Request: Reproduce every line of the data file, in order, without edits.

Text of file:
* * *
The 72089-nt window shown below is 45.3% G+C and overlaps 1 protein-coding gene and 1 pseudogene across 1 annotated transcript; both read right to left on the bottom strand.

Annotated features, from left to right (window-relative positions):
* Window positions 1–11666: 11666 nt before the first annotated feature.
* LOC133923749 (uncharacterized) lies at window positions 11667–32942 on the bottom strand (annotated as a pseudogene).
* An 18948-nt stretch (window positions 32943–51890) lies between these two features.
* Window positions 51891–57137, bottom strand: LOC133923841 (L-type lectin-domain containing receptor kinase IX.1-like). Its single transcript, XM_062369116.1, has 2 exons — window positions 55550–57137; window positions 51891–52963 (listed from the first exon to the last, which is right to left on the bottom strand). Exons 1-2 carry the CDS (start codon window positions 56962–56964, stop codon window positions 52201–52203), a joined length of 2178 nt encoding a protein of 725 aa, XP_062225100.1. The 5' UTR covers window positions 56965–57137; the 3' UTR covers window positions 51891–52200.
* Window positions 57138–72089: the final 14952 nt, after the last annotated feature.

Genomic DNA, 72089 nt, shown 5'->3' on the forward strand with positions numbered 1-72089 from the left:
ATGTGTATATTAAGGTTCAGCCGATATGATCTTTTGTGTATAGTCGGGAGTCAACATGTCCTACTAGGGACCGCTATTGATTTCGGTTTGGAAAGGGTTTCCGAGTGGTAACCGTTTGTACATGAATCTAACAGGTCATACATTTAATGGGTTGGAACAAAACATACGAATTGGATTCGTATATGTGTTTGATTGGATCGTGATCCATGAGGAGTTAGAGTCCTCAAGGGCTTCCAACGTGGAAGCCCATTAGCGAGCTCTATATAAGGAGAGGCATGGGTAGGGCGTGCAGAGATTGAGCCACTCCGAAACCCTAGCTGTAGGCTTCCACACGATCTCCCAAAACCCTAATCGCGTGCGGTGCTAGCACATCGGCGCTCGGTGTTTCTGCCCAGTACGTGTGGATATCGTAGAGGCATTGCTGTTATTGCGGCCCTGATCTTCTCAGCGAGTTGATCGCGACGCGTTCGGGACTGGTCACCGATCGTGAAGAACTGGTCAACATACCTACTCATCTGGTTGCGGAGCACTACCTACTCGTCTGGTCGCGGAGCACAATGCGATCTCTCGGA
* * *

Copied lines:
The 72089-nt window shown below is 45.3% G+C and overlaps 1 protein-coding gene and 1 pseudogene across 1 annotated transcript; both read right to left on the bottom strand.

Annotated features, from left to right (window-relative positions):
* Window positions 1–11666: 11666 nt before the first annotated feature.
* LOC133923749 (uncharacterized) lies at window positions 11667–32942 on the bottom strand (annotated as a pseudogene).
* An 18948-nt stretch (window positions 32943–51890) lies between these two features.
* Window positions 51891–57137, bottom strand: LOC133923841 (L-type lectin-domain containing receptor kinase IX.1-like). Its single transcript, XM_062369116.1, has 2 exons — window positions 55550–57137; window positions 51891–52963 (listed from the first exon to the last, which is right to left on the bottom strand). Exons 1-2 carry the CDS (start codon window positions 56962–56964, stop codon window positions 52201–52203), a joined length of 2178 nt encoding a protein of 725 aa, XP_062225100.1. The 5' UTR covers window positions 56965–57137; the 3' UTR covers window positions 51891–52200.
* Window positions 57138–72089: the final 14952 nt, after the last annotated feature.

Genomic DNA, 72089 nt, shown 5'->3' on the forward strand with positions numbered 1-72089 from the left:
ATGTGTATATTAAGGTTCAGCCGATATGATCTTTTGTGTATAGTCGGGAGTCAACATGTCCTACTAGGGACCGCTATTGATTTCGGTTTGGAAAGGGTTTCCGAGTGGTAACCGTTTGTACATGAATCTAACAGGTCATACATTTAATGGGTTGGAACAAAACATACGAATTGGATTCGTATATGTGTTTGATTGGATCGTGATCCATGAGGAGTTAGAGTCCTCAAGGGCTTCCAACGTGGAAGCCCATTAGCGAGCTCTATATAAGGAGAGGCATGGGTAGGGCGTGCAGAGATTGAGCCACTCCGAAACCCTAGCTGTAGGCTTCCACACGATCTCCCAAAACCCTAATCGCGTGCGGTGCTAGCACATCGGCGCTCGGTGTTTCTGCCCAGTACGTGTGGATATCGTAGAGGCATTGCTGTTATTGCGGCCCTGATCTTCTCAGCGAGTTGATCGCGACGCGTTCGGGACTGGTCACCGATCGTGAAGAACTGGTCAACATACCTACTCATCTGGTTGCGGAGCACTACCTACTCGTCTGGTCGCGGAGCACAATGCGATCTCTCGGA